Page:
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Three important questions facing the GTA housing market this year

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Three important questions facing the GTA housing market this year

As I predicted last year, our paradigm has shifted due to the government intervention of the stress test as interest rates increased. In a nutshell, the GTA real estate market has since slowed on both the buying and selling sides. All but condo prices have slowed. There is a high demand for the smaller properties, and it appears that first-time homeowners are grasping at the cheapest properties they can get.

There are still three big questions that will determine the playing field for 2019.

1. Where are interest rates going?

The answer is not so simple. In fact, it is almost impossible to answer. Interest rates are the product of the Bank of Canada lending rate, and the BoC determines the lending rate based on the economy. To figure out the economy is like trying to figure out a lock combination with a million different variables. My advice is to play it safe, and if you take a risk, make it a calculated one. I always use the inflation rate for appreciation and worst-case scenarios with my clients.

2. Will the federal government reconsider the stress test?

The stress test was introduced to prevent homebuyers from defaulting on their mortgages in case of an interest rate hike.

Since the stress test was introduced, the real estate market has slowed substantially due to qualification and affordability. This type of government intervention shouldn’t be taken lightly. Although the test was implemented in good faith, the government should have put some measures in place before implementing such a heavy-handed rule. Let me explain why.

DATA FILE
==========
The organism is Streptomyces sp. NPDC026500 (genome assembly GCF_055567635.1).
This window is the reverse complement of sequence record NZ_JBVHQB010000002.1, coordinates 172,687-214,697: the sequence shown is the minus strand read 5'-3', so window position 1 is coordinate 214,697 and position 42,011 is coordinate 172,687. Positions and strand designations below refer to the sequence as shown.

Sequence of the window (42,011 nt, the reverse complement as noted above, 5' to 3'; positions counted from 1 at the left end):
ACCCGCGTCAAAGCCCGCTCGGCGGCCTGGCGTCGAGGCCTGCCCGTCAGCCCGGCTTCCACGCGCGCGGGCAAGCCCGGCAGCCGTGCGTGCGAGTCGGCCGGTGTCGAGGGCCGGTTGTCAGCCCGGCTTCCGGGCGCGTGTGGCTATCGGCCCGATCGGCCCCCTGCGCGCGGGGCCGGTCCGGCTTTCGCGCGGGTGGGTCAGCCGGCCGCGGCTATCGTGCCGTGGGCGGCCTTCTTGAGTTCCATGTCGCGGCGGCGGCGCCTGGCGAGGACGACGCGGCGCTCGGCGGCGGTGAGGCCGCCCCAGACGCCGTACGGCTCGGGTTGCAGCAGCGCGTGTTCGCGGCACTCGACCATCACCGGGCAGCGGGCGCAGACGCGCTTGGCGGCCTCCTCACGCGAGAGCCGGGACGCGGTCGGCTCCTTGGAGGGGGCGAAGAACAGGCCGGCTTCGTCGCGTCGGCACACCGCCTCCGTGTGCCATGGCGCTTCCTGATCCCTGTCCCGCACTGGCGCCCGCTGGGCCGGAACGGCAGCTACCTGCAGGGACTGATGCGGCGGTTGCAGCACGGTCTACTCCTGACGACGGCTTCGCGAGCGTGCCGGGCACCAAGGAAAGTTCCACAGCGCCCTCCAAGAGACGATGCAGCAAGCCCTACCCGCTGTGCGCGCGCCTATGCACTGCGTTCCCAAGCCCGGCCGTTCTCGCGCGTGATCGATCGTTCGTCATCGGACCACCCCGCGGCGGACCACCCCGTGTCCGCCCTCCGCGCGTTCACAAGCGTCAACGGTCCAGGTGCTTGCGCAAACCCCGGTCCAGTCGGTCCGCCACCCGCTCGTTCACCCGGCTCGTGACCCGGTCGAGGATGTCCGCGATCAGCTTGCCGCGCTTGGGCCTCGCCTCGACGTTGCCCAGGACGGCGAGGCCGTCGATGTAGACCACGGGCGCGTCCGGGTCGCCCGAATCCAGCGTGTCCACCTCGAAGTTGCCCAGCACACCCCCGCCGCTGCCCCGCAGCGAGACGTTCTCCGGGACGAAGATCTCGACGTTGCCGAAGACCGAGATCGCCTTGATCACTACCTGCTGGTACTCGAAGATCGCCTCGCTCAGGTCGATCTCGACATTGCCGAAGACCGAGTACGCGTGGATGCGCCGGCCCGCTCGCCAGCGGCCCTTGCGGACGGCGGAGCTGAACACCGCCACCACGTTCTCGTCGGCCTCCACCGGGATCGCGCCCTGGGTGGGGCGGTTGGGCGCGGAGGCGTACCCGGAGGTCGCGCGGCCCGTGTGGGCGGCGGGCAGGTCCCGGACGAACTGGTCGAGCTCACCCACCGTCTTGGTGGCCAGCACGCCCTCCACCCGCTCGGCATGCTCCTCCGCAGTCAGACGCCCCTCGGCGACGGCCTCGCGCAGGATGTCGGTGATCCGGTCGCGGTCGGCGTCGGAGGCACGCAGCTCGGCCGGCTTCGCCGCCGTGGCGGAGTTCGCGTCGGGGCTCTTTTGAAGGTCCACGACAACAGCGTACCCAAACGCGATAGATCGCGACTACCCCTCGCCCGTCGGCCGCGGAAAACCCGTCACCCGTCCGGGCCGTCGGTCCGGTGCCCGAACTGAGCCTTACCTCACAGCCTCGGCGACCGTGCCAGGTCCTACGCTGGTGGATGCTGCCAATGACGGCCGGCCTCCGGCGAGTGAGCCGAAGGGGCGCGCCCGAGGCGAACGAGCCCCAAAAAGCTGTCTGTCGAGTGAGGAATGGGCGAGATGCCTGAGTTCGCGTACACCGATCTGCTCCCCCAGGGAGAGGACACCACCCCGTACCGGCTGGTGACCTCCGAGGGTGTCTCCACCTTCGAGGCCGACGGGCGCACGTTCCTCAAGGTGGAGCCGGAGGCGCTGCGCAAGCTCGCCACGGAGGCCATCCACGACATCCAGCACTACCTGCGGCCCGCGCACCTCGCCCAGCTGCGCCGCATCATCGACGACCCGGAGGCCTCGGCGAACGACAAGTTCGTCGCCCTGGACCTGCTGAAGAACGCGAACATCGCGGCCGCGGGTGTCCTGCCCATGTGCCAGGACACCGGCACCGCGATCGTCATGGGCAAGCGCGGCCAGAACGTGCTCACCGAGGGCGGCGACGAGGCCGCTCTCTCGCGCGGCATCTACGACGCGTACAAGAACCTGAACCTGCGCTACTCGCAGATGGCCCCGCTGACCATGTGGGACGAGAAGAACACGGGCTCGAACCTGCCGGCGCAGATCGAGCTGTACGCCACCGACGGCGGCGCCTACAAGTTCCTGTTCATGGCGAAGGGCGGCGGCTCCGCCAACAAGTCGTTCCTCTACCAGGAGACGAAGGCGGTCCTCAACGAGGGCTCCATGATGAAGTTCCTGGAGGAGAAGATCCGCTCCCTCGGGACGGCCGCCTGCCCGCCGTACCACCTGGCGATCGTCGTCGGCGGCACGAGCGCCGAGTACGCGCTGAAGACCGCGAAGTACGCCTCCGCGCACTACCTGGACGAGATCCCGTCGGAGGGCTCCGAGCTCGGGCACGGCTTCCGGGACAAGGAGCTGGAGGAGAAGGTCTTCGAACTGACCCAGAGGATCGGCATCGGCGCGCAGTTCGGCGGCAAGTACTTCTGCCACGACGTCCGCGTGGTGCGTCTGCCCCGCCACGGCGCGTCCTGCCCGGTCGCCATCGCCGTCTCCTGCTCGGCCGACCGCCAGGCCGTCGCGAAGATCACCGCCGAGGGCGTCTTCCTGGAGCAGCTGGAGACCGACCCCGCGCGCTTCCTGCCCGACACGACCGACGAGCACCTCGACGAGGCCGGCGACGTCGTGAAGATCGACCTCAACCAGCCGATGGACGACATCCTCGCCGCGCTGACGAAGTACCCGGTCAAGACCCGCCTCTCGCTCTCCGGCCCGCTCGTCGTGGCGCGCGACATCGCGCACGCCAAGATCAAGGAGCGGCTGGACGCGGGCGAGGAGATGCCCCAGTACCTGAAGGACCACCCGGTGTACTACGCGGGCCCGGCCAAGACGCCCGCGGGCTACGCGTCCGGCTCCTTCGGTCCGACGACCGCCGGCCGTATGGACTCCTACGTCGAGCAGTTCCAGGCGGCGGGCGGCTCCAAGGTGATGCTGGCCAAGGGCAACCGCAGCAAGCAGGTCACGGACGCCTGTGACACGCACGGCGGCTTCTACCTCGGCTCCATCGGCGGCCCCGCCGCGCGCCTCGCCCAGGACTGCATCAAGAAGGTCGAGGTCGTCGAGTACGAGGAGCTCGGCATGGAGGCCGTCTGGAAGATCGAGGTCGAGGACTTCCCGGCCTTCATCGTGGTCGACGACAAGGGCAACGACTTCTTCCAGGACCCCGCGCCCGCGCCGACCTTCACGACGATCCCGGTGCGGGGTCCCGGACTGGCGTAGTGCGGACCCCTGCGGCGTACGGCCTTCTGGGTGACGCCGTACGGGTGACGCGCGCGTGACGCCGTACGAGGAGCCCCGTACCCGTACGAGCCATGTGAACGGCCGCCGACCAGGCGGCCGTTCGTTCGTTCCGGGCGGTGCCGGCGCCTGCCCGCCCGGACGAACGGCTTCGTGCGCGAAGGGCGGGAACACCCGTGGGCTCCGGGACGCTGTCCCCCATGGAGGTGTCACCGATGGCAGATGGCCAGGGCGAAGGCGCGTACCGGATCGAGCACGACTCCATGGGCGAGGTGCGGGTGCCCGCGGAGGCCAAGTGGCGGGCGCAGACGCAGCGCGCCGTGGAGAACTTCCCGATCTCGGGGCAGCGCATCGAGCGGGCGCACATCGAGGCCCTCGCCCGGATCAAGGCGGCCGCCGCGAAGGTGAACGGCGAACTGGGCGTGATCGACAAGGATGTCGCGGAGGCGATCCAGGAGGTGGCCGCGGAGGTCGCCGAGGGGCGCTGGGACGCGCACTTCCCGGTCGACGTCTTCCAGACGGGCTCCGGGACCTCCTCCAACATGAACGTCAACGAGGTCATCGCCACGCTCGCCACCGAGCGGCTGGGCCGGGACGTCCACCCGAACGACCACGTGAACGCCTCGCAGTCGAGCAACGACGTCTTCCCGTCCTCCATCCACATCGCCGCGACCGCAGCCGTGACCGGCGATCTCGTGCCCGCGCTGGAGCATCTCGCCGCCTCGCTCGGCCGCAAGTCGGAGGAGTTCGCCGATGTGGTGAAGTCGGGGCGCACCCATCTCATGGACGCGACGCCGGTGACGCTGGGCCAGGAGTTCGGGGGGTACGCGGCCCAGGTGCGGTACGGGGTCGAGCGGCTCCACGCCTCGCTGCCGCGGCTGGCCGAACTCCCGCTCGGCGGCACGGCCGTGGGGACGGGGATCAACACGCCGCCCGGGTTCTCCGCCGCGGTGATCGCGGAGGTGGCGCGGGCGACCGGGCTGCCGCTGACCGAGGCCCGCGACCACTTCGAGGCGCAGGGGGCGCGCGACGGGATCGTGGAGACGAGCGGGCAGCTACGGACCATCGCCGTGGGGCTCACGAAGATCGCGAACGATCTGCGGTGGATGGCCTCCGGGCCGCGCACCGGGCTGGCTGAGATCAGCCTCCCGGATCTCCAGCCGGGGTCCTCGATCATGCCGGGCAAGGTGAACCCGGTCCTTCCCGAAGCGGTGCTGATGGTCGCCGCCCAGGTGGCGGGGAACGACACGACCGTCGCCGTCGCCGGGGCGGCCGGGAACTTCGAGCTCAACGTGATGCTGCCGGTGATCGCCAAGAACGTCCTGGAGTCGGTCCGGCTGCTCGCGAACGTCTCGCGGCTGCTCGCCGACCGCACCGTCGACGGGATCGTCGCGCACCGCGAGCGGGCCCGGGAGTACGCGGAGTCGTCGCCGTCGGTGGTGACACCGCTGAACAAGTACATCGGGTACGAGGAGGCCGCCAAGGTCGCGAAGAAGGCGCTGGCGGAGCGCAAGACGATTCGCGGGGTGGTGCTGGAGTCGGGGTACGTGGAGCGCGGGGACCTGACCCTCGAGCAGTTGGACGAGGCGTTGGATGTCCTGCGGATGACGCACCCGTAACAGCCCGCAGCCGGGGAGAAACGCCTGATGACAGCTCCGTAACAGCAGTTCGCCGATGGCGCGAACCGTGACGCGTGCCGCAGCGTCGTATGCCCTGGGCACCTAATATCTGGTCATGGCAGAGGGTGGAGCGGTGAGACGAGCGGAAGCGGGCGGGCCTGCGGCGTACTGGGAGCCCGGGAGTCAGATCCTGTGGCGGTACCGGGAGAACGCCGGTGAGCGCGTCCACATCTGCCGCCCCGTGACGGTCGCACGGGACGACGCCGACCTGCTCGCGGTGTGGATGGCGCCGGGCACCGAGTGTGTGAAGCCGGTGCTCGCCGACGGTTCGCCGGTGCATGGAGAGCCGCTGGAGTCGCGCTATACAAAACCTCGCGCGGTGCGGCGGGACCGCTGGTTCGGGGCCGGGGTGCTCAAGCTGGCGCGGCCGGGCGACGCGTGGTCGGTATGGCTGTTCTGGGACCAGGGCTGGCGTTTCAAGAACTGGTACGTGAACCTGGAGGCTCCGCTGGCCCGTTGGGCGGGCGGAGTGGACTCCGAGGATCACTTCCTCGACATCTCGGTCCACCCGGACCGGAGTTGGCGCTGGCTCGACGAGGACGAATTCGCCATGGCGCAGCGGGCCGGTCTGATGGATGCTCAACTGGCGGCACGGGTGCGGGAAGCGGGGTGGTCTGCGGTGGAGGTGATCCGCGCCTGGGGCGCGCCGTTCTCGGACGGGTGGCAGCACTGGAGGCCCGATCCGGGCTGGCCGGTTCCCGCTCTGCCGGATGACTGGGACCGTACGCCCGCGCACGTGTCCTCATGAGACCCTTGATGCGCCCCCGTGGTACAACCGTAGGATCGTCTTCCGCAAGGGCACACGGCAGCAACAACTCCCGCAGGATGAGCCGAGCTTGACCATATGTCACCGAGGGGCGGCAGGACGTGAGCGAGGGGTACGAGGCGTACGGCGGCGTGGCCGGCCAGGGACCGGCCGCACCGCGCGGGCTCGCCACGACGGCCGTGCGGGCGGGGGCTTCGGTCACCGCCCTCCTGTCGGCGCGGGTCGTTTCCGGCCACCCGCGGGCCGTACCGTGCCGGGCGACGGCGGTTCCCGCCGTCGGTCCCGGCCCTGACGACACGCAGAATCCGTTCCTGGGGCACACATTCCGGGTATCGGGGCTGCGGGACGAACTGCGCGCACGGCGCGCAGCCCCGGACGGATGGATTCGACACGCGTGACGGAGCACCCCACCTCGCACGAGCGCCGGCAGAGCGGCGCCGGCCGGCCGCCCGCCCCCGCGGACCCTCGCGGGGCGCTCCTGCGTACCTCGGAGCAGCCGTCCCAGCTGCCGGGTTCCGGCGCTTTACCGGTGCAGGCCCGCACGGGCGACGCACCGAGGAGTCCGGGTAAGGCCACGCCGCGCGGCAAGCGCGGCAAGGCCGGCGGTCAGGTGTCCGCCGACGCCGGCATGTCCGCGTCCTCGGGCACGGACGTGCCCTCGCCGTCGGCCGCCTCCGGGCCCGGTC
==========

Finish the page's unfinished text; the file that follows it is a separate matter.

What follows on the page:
Say the stress test was set up when the interest rate was in the low two-per-cent range. The stress test would mean that the qualifying rate was slightly more than four per cent at that time. Fast forward approximately 12 months and at least five interest rate hikes, and we are at a qualifying rate of slightly more than six per cent. Now the same person who qualified a year ago, will have a much lower borrowing power.

Who does this hurt? For starters, buyers who purchased pre-construction and are looking to close in the near future. The original pre-approval they once obtained is no longer valid, and if they can’t borrow the difference or get a co-signer, they won’t be able to close. As a real estate broker, I always warn my clients against such situations, as well as the potential reward if done right.

3. Where is 2019 headed?

Uncertainty is still the driver, but it’s safe to say this is our new normal. Last year, it was pretty shocking for everyone who got caught in the middle of all these new rules and rate hikes. Sellers were refusing to realize price drops, and every few weeks they would slowly introduce a price reduction.

Buyers experienced a harsh reality and were forced to revisit expectations. Although prices dropped, so did borrowing power, which led buyers to go back to renting and attempt to save some more or, as mentioned, lower expectations and purchase the next best property they can afford to get into homeownership.

There are still those who are waiting to close on a purchase and will have to come up with the difference, get a co-signer or go to a B lender and pay higher interest. However, as the dust settles, buyers are finding their confidence again. Sellers are being more realistic, and buyers also have a more practical approach.

Unless we keep seeing interest rate hikes, there is only one way to go, and that is up – as long as the government re-visits the stress test and configures it to adapt to the ever-changing interest rate environment.

ARIE BUZILO is a real estate broker and an investor specializing in buying and selling properties all over the GTA. He works out of Century 21 Leading Edge Realty.

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